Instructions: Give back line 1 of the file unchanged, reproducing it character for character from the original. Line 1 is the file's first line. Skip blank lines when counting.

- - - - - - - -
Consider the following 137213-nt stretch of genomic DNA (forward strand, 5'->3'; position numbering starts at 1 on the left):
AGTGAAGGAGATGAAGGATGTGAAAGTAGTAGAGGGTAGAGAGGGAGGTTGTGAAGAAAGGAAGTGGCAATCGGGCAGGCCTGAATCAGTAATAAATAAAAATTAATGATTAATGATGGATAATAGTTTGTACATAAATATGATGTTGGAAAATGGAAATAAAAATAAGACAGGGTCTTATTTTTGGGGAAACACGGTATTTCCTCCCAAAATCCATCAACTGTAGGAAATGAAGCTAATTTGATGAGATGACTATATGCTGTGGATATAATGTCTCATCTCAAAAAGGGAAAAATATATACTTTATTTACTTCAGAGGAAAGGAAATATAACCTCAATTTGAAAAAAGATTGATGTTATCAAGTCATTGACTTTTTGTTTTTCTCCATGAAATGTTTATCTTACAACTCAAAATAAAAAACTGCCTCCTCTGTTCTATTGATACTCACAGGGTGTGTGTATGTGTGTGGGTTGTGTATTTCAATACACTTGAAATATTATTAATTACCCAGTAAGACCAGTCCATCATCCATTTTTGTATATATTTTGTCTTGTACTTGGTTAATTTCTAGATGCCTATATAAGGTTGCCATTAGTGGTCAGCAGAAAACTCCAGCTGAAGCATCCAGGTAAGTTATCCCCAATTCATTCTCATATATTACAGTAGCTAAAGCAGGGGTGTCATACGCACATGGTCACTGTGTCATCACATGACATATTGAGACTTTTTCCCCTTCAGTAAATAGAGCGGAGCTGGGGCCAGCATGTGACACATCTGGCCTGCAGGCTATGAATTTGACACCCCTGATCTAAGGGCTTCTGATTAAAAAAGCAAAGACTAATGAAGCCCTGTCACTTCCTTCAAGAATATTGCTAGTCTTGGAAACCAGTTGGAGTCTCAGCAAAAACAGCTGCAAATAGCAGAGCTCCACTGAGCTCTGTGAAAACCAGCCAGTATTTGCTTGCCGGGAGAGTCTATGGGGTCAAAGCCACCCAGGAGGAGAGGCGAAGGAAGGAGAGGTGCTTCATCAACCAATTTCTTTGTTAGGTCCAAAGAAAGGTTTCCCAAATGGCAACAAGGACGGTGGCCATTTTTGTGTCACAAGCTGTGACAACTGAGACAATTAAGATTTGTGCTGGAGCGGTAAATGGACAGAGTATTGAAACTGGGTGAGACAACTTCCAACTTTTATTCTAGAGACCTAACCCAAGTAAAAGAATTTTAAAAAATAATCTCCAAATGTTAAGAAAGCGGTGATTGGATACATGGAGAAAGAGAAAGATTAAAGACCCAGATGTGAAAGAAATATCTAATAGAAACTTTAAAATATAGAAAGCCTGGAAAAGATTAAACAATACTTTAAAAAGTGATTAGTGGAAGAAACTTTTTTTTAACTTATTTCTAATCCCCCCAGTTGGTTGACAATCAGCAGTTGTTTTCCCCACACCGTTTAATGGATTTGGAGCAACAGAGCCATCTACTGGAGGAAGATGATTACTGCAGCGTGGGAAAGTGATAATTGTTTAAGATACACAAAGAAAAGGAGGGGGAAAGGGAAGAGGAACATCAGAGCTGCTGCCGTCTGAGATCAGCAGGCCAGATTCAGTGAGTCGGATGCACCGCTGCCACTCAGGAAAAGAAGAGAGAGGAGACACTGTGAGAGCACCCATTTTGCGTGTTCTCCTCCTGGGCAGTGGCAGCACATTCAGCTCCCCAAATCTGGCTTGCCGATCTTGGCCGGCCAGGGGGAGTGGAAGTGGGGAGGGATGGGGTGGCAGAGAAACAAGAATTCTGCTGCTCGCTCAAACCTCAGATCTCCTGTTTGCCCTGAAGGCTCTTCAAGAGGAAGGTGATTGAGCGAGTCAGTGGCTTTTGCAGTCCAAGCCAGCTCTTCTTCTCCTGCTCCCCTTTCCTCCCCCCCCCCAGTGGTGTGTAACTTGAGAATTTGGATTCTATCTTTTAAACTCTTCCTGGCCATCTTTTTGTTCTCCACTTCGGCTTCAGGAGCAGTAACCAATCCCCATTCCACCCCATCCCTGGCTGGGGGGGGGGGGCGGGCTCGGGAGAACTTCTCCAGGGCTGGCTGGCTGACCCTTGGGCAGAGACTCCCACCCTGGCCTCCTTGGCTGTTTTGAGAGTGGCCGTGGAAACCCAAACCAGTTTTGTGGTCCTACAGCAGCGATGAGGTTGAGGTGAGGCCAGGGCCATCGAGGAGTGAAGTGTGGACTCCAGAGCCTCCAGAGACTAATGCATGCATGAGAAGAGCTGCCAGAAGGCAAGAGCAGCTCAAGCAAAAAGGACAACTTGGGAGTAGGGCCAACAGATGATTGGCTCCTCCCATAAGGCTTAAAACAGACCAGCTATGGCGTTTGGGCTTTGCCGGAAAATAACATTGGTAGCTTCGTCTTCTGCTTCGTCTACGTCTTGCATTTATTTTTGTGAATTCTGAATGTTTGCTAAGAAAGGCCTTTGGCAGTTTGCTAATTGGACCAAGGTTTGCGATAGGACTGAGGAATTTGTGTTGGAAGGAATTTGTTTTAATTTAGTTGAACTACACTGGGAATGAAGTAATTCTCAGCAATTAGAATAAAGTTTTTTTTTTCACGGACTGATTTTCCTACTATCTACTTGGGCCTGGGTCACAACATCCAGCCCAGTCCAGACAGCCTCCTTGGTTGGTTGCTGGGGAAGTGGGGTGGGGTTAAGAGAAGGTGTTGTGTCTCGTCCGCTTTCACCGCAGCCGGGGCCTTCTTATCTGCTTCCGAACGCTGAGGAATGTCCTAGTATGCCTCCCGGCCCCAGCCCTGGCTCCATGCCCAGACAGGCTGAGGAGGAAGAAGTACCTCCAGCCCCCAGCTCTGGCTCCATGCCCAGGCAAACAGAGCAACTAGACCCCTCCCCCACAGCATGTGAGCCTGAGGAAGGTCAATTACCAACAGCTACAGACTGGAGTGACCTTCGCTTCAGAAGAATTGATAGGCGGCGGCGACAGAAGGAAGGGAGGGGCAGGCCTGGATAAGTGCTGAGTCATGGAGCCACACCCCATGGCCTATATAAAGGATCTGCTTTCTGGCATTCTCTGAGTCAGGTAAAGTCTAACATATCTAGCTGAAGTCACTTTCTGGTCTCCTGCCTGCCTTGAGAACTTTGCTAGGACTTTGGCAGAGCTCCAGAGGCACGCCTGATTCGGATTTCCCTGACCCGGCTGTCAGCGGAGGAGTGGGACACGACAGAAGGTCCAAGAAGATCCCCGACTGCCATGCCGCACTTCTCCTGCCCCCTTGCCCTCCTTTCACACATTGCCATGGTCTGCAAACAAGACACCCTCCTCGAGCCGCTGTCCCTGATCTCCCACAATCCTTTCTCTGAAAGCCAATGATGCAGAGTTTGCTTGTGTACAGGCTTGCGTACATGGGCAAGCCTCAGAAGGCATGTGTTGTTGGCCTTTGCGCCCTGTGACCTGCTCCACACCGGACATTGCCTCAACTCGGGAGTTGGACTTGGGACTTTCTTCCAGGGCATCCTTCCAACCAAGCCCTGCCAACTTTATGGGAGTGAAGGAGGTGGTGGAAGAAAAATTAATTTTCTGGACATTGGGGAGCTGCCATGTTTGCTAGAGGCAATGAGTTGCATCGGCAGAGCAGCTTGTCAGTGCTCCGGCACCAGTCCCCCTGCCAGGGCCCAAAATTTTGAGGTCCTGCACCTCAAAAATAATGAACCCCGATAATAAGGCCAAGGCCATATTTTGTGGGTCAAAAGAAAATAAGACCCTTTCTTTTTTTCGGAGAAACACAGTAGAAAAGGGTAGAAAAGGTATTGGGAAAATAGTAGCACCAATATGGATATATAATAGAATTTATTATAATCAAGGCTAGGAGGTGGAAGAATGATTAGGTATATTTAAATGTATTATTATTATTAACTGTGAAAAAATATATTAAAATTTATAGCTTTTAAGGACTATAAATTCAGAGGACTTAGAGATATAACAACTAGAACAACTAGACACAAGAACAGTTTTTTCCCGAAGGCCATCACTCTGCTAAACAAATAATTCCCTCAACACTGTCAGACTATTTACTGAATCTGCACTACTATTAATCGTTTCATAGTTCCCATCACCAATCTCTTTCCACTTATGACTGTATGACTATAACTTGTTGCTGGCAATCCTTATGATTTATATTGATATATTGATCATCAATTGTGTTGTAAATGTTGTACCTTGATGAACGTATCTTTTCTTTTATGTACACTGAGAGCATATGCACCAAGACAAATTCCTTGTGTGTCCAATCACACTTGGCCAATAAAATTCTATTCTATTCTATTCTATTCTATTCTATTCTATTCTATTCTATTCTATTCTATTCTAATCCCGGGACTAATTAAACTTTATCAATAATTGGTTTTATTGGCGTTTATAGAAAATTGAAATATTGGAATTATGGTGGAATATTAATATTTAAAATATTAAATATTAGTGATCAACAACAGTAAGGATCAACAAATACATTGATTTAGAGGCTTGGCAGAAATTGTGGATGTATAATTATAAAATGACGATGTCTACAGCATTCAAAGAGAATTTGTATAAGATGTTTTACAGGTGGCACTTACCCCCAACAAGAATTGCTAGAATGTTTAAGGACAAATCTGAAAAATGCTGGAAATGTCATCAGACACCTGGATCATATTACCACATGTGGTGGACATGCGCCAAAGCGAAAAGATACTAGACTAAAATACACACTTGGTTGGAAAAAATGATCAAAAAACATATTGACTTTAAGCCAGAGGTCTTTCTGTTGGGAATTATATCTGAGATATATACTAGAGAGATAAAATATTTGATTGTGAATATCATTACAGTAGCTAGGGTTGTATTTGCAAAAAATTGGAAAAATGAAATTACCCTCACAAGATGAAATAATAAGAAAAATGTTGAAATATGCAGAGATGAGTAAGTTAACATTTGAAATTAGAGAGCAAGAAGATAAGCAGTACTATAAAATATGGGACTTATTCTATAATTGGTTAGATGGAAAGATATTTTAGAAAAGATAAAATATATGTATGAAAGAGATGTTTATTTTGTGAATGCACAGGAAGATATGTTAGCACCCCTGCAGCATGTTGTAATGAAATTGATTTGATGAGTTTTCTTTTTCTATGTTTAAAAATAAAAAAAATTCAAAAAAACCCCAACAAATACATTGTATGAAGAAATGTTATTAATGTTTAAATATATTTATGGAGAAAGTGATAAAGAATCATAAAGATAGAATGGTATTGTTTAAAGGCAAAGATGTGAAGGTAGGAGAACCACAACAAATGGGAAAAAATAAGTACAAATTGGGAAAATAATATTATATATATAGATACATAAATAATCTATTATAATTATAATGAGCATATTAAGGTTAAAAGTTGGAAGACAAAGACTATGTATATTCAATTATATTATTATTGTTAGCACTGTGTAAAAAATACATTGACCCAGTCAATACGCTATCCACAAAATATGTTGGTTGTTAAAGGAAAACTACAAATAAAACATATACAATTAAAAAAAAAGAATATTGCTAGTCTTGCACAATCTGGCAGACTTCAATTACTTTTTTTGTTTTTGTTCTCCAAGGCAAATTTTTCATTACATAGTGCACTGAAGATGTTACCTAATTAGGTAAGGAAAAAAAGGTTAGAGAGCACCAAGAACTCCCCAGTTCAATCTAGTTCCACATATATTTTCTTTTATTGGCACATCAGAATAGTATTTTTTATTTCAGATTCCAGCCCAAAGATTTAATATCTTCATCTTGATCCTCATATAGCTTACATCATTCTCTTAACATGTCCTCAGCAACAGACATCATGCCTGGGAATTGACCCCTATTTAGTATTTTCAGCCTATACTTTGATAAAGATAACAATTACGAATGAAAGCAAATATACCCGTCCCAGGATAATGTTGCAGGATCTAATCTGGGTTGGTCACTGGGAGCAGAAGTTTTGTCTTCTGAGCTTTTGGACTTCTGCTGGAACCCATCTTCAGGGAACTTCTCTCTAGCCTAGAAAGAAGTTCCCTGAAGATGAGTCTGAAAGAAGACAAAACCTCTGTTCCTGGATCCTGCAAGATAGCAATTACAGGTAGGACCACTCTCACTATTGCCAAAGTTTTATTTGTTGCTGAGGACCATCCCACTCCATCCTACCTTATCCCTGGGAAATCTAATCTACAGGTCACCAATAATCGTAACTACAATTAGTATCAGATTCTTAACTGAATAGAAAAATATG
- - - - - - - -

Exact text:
Consider the following 137213-nt stretch of genomic DNA (forward strand, 5'->3'; position numbering starts at 1 on the left):